News publications and other organizations are encouraged to reuse Direct Relief-published content for free under a Creative Commons License (Attribution-Non-Commercial-No Derivatives 4.0 International), given the republisher complies with the requirements identified below.

When republishing:

  • Include a byline with the reporter’s name and Direct Relief in the following format: "Author Name, Direct Relief." If attribution in that format is not possible, include the following language at the top of the story: "This story was originally published by Direct Relief."
  • If publishing online, please link to the original URL of the story.
  • Maintain any tagline at the bottom of the story.
  • With Direct Relief's permission, news publications can make changes such as localizing the content for a particular area, using a different headline, or shortening story text. To confirm edits are acceptable, please check with Direct Relief by clicking this link.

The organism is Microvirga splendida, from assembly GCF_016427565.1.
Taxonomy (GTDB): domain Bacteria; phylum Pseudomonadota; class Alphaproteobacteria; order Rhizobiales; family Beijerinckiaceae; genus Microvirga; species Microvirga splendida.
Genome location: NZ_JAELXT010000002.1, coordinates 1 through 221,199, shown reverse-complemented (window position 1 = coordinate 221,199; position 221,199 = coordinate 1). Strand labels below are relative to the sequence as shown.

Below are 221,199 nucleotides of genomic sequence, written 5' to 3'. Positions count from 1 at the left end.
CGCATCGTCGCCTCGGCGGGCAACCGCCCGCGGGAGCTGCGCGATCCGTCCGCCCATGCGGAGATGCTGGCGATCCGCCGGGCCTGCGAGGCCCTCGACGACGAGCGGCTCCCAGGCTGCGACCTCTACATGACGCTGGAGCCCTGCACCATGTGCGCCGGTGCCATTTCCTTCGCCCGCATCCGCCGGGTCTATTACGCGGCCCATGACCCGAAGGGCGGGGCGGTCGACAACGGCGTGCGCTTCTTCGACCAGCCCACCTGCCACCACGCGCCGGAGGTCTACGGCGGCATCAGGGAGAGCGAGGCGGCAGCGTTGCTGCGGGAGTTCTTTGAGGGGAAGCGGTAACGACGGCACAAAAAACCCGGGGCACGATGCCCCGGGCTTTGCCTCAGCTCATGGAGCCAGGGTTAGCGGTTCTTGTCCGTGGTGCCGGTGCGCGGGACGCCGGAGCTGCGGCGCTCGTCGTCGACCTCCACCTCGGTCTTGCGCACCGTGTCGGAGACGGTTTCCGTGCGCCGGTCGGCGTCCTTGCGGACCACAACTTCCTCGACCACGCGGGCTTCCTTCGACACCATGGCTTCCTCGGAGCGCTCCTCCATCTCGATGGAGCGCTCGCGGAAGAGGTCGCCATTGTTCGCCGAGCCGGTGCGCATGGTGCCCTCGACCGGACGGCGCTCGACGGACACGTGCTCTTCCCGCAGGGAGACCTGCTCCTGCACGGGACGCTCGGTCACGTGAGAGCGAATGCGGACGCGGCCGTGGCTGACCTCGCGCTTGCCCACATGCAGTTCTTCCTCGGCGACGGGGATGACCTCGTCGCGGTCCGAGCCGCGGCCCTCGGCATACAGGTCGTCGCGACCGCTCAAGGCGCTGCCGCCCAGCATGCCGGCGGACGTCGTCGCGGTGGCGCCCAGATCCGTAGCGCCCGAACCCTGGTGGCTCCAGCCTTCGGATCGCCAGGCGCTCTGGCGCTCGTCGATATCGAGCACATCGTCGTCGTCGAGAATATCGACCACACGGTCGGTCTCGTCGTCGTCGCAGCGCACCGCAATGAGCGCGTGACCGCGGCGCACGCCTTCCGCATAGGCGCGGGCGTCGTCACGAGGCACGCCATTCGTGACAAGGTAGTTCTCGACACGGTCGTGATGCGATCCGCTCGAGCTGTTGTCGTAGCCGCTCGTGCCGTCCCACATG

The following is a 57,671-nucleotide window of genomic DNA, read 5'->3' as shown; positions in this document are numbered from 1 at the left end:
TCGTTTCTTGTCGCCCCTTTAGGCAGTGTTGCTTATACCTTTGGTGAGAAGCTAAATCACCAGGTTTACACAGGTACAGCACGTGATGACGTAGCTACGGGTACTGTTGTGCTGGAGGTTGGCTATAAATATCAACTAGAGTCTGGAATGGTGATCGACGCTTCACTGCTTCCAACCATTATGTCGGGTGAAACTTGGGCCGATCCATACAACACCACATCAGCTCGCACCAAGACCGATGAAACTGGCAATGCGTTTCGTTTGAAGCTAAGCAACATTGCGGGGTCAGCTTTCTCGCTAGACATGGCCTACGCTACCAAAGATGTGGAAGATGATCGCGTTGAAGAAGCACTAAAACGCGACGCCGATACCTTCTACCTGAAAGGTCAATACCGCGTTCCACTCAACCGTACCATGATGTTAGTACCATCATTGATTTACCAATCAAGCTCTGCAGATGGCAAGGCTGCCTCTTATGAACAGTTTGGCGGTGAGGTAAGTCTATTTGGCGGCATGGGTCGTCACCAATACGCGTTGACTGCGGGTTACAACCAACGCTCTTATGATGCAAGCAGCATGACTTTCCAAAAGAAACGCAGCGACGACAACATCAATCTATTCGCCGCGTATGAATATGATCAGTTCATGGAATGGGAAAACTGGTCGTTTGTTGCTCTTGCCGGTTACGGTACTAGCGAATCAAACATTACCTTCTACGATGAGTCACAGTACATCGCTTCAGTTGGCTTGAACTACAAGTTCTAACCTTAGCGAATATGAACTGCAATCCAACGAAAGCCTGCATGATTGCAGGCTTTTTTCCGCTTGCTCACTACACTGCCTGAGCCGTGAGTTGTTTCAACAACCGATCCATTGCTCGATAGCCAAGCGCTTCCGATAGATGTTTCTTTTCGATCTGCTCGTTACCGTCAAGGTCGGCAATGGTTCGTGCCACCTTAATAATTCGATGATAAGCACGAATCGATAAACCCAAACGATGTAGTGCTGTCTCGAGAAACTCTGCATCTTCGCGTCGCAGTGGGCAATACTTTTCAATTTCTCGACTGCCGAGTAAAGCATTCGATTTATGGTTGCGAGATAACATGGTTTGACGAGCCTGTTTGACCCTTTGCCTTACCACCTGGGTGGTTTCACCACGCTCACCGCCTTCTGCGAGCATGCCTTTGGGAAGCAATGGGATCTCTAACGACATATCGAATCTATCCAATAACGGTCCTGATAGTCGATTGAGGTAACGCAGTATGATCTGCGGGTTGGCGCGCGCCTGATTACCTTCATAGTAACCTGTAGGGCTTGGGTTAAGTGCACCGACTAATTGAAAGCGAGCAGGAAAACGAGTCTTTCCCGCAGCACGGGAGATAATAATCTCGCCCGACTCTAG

• If new content is added to the original story — for example, a comment from a local official — a note with language to the effect of the following must be included: "Additional reporting by [reporter and organization]."
  • If republished stories are shared on social media, Direct Relief appreciates being tagged in the posts:
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Republishing Images:

Unless stated otherwise, images shot by Direct Relief may be republished for non-commercial purposes with proper attribution, given the republisher complies with the requirements identified below.

  • Maintain correct caption information.
  • Credit the photographer and Direct Relief in the caption. For example: "First and Last Name / Direct Relief."
  • Do not digitally alter images.

Direct Relief often contracts with freelance photographers who usually, but not always, allow their work to be published by Direct Relief’s media partners. Contact Direct Relief for permission to use images in which Direct Relief is not credited in the caption by clicking here.

Other Requirements: